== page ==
WASHINGTON (Reuters) - President Barack Obama raised the prospect of a clash with China at a summit next week by calling for market-determined exchange rates, shortly after Beijing told the world not to criticize its currency policy.
Obama, in a letter dated June 16, urged G20 partners to redouble efforts on financial reform. In a reference to austerity measures in Europe, the U.S. president also said public finance problems should be addressed “in the medium term” — a warning that clamping down on budgets should not be done at the expense of economic recovery.
Obama’s letter, released on Friday, zeros in on prickly policy differences between the United States and two of its largest trading partners.
Washington has been pushing for Beijing to allow its yuan currency to rise more quickly and develop domestic demand rather than relying on exports for growth.
It has also diverged from Europe’s biggest economy, Germany, by preaching patience in clamping down on public spending even as Berlin and other European capitals struggle to address public debt that has thrown the eurozone into crisis.
“The signals that flexible exchange rates send are necessary to support a strong and balanced global economy,” Obama wrote in the letter, referencing China without naming the country outright.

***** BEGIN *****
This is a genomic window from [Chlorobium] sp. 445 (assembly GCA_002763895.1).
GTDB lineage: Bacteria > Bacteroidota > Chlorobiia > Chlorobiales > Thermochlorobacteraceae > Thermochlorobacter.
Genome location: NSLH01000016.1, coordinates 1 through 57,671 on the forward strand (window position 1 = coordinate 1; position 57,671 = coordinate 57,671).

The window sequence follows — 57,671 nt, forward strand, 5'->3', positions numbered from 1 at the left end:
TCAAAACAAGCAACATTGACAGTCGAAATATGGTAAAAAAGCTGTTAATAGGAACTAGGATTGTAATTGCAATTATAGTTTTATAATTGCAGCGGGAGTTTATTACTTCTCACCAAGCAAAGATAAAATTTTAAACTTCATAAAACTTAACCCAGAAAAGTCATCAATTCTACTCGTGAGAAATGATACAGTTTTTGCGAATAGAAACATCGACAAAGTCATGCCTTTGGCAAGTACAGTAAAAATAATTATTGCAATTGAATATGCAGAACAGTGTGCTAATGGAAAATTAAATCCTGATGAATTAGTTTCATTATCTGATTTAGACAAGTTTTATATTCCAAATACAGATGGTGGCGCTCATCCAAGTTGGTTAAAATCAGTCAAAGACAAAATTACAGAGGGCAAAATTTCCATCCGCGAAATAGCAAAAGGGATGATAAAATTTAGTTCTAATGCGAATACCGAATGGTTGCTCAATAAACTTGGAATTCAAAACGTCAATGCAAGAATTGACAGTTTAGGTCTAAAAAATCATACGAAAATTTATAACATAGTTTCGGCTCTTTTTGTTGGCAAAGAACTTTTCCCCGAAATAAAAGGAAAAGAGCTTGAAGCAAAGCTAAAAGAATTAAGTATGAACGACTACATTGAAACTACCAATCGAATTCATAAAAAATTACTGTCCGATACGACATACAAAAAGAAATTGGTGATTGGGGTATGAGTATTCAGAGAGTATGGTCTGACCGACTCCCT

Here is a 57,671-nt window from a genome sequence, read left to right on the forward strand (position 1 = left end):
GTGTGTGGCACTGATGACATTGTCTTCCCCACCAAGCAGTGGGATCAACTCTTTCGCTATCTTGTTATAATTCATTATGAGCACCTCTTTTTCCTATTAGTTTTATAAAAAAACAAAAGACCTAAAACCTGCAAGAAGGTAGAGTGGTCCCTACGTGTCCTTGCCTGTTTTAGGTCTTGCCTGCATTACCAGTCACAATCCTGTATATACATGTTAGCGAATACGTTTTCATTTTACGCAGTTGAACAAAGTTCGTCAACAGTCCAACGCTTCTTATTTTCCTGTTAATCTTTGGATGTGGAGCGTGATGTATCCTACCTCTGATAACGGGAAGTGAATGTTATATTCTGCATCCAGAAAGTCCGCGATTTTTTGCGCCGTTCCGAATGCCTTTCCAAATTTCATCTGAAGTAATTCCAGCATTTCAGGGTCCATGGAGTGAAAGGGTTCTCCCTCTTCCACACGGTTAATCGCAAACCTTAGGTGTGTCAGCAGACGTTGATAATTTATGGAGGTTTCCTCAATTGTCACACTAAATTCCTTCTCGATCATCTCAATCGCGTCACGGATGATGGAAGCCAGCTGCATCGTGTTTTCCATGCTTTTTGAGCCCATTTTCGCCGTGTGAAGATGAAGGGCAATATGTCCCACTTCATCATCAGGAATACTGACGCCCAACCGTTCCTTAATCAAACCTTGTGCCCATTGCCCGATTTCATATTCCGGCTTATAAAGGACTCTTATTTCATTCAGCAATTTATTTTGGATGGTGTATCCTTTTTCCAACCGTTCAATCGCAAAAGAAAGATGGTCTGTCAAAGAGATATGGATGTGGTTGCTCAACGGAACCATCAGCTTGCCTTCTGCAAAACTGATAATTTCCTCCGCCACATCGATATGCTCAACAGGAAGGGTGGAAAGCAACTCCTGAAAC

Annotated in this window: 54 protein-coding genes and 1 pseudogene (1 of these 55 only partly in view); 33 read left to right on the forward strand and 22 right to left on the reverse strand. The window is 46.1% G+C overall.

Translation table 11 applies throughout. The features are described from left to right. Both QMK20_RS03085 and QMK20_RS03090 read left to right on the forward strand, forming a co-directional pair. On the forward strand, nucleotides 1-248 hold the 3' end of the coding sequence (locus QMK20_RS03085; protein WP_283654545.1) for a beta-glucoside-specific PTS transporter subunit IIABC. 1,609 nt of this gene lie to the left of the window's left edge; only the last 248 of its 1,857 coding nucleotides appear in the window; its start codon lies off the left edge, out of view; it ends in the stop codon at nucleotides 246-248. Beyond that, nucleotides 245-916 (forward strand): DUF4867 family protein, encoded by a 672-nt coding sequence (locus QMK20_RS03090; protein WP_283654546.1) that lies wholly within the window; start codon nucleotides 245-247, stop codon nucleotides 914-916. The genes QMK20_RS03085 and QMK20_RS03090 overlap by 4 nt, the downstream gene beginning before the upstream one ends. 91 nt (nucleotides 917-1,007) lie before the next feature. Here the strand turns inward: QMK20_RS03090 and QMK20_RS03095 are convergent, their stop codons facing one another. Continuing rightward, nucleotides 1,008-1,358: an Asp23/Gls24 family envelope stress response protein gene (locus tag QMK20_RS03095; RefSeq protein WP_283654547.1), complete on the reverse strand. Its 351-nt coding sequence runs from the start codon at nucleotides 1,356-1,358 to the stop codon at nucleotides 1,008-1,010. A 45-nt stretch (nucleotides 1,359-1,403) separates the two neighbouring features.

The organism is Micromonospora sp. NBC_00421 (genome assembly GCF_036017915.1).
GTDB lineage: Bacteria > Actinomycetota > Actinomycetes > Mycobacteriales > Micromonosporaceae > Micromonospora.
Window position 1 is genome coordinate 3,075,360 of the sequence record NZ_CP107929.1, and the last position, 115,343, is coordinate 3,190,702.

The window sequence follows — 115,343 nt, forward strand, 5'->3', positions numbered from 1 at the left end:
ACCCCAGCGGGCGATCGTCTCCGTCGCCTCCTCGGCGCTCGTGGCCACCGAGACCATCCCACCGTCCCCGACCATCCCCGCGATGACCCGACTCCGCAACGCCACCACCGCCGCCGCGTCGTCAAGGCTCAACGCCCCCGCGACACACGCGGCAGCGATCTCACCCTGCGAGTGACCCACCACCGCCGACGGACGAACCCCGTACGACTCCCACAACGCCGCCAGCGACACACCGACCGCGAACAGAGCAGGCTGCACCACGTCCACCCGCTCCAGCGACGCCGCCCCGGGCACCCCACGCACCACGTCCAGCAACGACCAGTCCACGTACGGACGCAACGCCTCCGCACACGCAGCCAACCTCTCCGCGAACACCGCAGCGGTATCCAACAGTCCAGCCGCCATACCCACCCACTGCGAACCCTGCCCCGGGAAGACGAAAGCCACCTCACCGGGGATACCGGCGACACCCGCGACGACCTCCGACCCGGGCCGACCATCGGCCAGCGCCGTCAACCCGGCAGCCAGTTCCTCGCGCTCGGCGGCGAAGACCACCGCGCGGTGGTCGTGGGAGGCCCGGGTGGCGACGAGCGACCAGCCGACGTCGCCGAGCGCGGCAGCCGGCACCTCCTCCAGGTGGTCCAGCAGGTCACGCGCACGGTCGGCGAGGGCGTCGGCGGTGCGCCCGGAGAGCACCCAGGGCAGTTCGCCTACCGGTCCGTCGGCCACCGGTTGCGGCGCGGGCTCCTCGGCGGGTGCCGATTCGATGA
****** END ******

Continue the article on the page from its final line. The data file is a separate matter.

“Market-determined exchange rates are essential to global economic vitality.”
The Obama administration has stopped short of accusing China of manipulating its currency to give it a trade advantage, something that some members of the U.S. Congress have urged.
The Treasury Department delayed its regular currency report to Congress, which was due in April, angering some lawmakers who think the administration is dragging its feet.
China told the rest of the world on Friday not to meddle with the way it manages the yuan, calling the exchange rate a sovereign matter for it alone to decide and all but ruling it out of bounds at next week’s G20 summit.
In the letter, Obama urged G20 leaders to accelerate financial reform and stand ready to respond quickly if necessary to avert an economic slowdown.
“We must act together to strengthen the recovery,” Obama said. “We need to commit to restore sustainable public finances in the medium term. And we should complete the work of financial repair and reform.”
He said the United States wanted G20 negotiators to agree to more stringent capital and liquidity requirements for financial institutions, stronger oversight of derivatives markets, and a framework for winding down large global firms and getting the financial sector to pay for the burdens it creates.
Obama said the group’s highest priority during its June 26-27 meeting should be to safeguard and strengthen global economic recovery.
He said G20 leaders must reaffirm their support to “provide the policy support necessary” to keep economic growth strong.
“Should confidence in the strength of our recoveries diminish, we should be prepared to respond again as quickly and as forcefully as needed to avert a slowdown in economic activity,” he said.
Additional reporting by Emily Kaiser, Editing by Kristin Roberts and Will Dunham